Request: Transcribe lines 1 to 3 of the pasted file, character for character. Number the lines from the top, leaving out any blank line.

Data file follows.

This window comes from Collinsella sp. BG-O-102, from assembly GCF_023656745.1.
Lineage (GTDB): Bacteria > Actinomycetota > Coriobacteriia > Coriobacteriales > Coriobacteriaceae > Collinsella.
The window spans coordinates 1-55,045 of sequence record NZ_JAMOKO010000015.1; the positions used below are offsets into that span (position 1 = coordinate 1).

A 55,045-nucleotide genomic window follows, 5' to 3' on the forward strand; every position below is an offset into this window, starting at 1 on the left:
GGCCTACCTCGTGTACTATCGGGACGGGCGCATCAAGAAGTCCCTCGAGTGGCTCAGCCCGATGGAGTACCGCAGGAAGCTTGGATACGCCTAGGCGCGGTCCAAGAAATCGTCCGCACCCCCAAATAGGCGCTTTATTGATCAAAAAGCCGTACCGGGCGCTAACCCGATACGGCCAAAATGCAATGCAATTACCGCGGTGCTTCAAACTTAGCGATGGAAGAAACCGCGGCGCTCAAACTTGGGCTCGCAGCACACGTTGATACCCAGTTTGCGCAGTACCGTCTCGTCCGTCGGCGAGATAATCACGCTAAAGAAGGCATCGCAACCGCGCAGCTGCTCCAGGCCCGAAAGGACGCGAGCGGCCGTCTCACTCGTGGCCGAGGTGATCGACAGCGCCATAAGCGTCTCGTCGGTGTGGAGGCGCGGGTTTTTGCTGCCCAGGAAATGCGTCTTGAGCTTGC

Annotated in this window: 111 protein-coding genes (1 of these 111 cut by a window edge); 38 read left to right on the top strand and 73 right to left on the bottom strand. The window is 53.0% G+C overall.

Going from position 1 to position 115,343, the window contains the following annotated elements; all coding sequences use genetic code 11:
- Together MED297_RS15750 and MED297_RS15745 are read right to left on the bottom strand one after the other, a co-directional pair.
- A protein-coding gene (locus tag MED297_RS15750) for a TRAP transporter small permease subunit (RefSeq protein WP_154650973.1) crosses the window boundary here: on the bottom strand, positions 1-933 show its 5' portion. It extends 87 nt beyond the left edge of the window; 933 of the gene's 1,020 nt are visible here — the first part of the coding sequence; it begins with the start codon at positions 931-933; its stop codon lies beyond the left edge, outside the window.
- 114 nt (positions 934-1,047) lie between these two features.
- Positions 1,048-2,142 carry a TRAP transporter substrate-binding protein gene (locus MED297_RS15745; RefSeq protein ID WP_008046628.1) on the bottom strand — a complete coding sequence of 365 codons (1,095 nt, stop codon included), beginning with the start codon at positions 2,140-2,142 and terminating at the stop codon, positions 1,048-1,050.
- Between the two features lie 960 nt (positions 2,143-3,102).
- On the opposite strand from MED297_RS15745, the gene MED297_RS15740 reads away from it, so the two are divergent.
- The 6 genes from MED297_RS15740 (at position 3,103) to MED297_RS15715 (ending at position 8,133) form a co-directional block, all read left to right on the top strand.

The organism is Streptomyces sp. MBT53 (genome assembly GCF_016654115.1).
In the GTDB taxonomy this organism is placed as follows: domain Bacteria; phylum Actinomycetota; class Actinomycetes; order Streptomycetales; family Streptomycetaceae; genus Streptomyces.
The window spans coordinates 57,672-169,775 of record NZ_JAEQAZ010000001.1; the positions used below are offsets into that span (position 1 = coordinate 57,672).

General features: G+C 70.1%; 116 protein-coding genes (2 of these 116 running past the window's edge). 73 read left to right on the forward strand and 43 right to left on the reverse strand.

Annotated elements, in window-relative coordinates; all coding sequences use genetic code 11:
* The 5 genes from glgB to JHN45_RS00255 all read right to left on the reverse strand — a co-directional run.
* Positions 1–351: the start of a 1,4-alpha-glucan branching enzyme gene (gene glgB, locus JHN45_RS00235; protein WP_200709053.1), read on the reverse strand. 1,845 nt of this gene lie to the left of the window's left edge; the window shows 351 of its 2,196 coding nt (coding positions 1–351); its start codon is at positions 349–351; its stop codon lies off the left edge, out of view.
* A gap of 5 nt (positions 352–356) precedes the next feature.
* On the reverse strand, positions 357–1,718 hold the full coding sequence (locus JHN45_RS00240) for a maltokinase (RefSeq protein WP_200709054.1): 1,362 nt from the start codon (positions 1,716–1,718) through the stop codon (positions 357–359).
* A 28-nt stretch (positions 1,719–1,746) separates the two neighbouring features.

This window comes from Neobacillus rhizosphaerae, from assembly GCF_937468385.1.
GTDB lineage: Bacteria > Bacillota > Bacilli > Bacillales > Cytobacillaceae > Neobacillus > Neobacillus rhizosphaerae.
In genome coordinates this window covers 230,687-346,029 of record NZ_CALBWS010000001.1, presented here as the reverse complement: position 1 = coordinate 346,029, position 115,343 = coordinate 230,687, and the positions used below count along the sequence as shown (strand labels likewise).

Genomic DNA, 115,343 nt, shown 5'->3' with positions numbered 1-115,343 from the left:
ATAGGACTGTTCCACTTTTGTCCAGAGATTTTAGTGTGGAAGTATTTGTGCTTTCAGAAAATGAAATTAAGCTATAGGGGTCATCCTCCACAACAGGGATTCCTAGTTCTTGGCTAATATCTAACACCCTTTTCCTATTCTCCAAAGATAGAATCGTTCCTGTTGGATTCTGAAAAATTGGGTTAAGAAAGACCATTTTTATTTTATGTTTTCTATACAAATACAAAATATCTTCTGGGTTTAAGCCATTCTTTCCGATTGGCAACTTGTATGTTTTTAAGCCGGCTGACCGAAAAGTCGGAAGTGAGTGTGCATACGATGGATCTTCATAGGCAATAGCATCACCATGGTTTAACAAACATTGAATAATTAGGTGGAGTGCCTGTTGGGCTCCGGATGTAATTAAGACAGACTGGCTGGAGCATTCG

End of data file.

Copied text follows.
This window comes from Collinsella sp. BG-O-102, from assembly GCF_023656745.1.
Lineage (GTDB): Bacteria > Actinomycetota > Coriobacteriia > Coriobacteriales > Coriobacteriaceae > Collinsella.
The window spans coordinates 1-55,045 of sequence record NZ_JAMOKO010000015.1; the positions used below are offsets into that span (position 1 = coordinate 1).